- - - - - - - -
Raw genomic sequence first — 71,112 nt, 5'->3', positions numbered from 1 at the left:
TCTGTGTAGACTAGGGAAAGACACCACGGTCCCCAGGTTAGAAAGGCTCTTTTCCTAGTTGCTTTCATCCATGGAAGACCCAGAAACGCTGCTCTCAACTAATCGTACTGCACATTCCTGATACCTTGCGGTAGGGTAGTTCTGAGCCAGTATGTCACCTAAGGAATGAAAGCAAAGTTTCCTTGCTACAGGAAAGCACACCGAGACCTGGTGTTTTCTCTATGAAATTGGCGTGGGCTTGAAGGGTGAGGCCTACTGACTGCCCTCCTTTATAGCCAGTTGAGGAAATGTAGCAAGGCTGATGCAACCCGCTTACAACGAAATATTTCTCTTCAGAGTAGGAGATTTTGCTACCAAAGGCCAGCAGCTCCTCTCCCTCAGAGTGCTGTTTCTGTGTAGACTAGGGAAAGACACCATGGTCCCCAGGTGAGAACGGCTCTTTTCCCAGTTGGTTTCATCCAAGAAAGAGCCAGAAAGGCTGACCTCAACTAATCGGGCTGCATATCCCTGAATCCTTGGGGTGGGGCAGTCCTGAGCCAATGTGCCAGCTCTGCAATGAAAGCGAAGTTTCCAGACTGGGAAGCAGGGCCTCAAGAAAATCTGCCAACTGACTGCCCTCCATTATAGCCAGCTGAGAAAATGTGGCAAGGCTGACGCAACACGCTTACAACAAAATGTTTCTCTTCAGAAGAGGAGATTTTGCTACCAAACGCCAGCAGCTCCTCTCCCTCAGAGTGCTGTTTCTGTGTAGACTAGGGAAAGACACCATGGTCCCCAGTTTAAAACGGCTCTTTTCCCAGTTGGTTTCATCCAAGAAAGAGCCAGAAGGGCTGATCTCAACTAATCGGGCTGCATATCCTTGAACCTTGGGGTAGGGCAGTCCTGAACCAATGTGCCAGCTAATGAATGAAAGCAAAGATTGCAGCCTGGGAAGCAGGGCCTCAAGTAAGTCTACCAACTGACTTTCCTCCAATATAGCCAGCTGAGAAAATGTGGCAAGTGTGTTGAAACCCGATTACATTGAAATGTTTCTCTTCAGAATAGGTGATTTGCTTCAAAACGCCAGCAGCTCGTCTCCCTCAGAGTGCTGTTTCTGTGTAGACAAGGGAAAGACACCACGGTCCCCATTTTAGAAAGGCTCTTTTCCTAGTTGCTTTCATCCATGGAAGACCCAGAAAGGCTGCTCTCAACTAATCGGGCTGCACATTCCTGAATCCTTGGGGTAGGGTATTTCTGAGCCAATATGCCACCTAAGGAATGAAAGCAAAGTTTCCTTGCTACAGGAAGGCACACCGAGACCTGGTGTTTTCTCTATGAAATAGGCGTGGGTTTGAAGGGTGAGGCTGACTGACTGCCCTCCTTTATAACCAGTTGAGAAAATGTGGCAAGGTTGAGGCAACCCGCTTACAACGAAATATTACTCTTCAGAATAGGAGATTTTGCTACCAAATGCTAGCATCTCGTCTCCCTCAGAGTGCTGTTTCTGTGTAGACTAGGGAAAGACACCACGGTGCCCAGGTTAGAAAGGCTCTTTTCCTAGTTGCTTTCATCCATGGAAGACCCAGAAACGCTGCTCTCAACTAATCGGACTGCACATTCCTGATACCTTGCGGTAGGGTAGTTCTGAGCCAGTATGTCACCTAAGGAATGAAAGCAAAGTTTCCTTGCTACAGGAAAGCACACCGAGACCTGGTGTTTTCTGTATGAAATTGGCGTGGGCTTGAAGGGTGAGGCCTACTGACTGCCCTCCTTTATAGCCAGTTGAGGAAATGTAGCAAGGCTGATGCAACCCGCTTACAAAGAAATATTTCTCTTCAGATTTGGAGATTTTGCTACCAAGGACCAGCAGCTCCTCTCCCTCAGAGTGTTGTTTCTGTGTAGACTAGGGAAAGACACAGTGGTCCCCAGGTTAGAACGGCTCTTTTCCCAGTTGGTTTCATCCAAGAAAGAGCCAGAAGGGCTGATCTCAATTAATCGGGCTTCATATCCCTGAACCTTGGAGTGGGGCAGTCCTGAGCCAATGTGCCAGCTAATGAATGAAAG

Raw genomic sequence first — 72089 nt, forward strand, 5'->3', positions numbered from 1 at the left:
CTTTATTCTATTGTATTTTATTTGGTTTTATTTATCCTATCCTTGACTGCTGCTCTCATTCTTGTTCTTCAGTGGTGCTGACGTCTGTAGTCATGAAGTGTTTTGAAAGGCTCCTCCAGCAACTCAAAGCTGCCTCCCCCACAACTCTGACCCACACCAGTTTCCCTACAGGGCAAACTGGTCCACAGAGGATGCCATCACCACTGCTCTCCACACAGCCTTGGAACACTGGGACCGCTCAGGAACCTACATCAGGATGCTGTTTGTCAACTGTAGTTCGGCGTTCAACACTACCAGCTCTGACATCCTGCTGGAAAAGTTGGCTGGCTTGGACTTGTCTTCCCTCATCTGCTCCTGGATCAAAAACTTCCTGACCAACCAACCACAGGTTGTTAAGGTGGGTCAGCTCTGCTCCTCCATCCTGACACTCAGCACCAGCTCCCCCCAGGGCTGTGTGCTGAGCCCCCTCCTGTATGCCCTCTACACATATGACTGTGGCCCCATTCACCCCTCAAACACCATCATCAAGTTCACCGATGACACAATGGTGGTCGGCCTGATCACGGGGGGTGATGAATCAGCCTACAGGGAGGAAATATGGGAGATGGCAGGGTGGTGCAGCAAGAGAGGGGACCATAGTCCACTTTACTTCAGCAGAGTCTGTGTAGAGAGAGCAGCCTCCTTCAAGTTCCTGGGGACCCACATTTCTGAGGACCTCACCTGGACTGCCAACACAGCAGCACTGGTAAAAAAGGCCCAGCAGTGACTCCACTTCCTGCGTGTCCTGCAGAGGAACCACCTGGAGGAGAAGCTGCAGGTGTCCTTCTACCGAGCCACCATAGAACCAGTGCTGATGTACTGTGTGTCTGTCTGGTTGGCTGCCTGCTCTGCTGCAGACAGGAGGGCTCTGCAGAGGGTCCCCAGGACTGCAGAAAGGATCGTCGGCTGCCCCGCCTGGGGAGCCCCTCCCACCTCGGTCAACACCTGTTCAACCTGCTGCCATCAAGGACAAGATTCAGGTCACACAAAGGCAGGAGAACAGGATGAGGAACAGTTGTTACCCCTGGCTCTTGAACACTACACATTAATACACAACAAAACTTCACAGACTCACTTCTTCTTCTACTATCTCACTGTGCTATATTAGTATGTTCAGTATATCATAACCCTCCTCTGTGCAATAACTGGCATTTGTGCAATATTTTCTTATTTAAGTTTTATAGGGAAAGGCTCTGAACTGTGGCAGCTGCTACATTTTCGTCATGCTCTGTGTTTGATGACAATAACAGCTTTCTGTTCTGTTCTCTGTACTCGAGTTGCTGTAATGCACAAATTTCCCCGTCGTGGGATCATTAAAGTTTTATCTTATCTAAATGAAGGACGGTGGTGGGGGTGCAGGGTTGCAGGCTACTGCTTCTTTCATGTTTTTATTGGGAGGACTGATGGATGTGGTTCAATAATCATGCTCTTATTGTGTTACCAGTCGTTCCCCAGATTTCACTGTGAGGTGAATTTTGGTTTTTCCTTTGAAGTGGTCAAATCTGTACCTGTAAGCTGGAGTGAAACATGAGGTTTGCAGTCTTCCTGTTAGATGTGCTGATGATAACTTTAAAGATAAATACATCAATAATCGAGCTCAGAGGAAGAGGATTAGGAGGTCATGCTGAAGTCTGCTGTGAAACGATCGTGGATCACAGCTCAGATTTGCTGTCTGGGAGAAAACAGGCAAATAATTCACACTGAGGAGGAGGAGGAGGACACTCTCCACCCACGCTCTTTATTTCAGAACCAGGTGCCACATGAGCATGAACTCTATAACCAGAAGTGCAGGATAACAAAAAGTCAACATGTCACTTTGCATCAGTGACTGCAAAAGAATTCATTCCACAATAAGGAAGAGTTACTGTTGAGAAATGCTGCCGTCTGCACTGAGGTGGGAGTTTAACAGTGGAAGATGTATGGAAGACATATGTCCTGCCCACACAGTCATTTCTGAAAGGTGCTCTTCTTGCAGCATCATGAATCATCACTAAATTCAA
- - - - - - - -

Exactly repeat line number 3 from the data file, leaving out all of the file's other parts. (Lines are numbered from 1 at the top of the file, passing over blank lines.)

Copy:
Raw genomic sequence first — 72089 nt, forward strand, 5'->3', positions numbered from 1 at the left: